available from the council’s insurer, if such a matter arises.


1.5 The Legal position: Councils have a duty of care towards all their workers and liability under common law arising out of the Employment Rights Act 1996 and the Health and Safety at

Work Act 1974. If an employer fails to act reasonably with regard to this duty of care by allowing bullying or harassment to continue unchallenged an employee may decide to resign and claim

‘constructive dismissal’ at an Employment Tribunal.


Under the Equality Act 2010 bullying or harassment related to one of the protected characteristics covered by the Act (age, gender, marital status, sexual orientation, race, religion,

belief, colour, disability) can be considered unlawful discrimination which could lead to an Employment Tribunal claim for discrimination against the corporate employer, the council and

the perpetrator(s) as individual named Respondents. The legal definition of “Third Party Harassment” has been introduced which makes the employer vicariously liable for harassment

from other parties such as parishioners, contractors etc and it must take reasonable steps to manage such situations which could include seeking legal redress on behalf of an employee or

Member of the council.


In addition, the Criminal Justice and Public Order Act 1994 and Protection from Harassment Act 1997 created a criminal offence of harassment with a fine and/or prison sentence as a penalty

and a right to damages for the victim. A harasser may be personally liable to pay damages if a victim complains to an Employment Tribunal on the grounds of discrimination. The 1997 Act was

originally designed to assist in stalking situations but case law has demonstrated that it can be relevant to employment disputes, for instance; employers can be vicariously liable for harassment received in the workplace, that the conduct is viewed as ‘serious’, or ‘oppressive and unacceptable’, that a ‘course of conduct’ needs to be established but that this can link incidents which are separated by long time periods and that damages for personal injury and distress can be awarded under the Act.


  1. Process for dealing with complaints of Bullying and Harassment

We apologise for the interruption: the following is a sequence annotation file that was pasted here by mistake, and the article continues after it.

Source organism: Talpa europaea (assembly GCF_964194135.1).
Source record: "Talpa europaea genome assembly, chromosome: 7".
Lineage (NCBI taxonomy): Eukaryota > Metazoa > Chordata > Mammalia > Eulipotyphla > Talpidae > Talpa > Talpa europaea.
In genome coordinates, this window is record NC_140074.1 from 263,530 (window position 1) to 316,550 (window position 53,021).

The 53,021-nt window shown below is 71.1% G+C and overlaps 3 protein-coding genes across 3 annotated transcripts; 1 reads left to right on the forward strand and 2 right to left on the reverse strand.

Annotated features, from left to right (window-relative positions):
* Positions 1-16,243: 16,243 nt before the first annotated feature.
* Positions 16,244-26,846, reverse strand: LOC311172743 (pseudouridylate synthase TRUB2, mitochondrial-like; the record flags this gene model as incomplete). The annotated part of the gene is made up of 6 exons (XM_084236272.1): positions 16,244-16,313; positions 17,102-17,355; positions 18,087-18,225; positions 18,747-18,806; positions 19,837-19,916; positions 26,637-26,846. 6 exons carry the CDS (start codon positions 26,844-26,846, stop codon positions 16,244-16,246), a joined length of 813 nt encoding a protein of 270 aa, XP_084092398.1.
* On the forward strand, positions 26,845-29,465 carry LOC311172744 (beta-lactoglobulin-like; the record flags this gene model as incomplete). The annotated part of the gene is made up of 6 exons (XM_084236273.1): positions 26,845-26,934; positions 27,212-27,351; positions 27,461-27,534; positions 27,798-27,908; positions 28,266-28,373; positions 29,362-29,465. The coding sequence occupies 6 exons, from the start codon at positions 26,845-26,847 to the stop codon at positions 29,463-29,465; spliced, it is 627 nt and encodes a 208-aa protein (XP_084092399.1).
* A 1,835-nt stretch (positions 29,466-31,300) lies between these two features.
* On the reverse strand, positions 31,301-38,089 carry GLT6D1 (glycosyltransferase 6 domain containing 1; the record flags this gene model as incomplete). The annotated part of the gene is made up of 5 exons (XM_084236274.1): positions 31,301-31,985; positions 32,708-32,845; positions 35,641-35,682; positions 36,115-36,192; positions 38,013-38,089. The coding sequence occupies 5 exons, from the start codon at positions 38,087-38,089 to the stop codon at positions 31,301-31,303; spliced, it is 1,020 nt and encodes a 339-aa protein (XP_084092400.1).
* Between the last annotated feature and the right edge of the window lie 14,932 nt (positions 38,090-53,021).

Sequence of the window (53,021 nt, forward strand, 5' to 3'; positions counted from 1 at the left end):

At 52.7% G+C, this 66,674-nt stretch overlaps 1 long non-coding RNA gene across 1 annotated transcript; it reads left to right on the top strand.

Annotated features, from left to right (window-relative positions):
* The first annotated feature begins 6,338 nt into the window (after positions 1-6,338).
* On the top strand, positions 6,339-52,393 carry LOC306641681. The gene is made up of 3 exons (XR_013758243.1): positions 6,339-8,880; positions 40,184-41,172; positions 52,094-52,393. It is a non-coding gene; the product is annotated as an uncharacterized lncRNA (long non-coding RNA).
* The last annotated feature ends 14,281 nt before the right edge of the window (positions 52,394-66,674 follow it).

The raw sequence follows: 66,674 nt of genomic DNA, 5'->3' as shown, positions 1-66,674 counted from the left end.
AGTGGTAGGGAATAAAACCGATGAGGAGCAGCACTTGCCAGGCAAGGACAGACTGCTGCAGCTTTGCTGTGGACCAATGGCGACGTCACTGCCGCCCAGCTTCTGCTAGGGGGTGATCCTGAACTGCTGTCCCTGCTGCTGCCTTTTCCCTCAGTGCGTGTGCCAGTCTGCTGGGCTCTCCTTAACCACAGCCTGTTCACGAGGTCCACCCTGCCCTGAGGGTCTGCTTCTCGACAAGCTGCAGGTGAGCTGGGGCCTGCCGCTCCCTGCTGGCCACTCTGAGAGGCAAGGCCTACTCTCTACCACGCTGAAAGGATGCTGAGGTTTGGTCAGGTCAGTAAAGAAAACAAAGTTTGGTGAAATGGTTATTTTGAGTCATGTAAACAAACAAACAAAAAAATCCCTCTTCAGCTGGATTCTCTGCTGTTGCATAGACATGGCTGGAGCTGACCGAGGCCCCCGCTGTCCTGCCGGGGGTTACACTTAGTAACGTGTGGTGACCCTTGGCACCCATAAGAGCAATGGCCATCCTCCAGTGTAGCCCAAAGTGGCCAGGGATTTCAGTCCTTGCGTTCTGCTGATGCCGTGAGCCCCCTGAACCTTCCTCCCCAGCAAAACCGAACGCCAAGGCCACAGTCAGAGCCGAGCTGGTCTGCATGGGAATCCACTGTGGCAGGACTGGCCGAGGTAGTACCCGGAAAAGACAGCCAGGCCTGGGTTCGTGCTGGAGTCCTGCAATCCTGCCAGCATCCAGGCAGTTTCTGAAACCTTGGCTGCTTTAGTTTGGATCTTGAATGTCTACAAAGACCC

2.1 Informal approach – Anyone; employee, contractor, member or visitor, who feels he or she is being bullied or harassed should try to resolve the problem informally, in the first instance. It

may be sufficient to explain to the person(s) involved in the unwanted behaviour, or an intermediary, that their conduct is unacceptable, offensive or causing discomfort. Anyone concerned about being bullied or harassed is encouraged to maintain a journal or other record of the incidents.


2.2 Formal approach

2.2.1 Employees: Where the employee feels unable to resolve the matter informally any complaint about harassment or bullying can be raised confidentially and informally, initially with

the Chair of the Personnel committee or another Councillor if more appropriate. It may be appropriate for the complaint to be put in writing after the initial discussion, as this will enable the formal Grievance Procedure to be invoked. The employee will be expected to provide evidence of the conduct about which s/he is complaining.


2.2.2 Others

Any other party to the council, other than an employee, who feels he or she is being bullied or harassed should raise their complaint with the council, where possible, if an informal notification

to a member has been unsuccessful at eliminating the problem. The complaint should then be investigated and a meeting held to discuss the facts and recommend the way forward. A member of the public who feels s/he has been bullied or harassed by any members or officers of a council should use the council’s official Complaints Procedure. It is important that the Member(s) being complained about do not prevent the council operating impartially in its investigation and decision-making in this regard.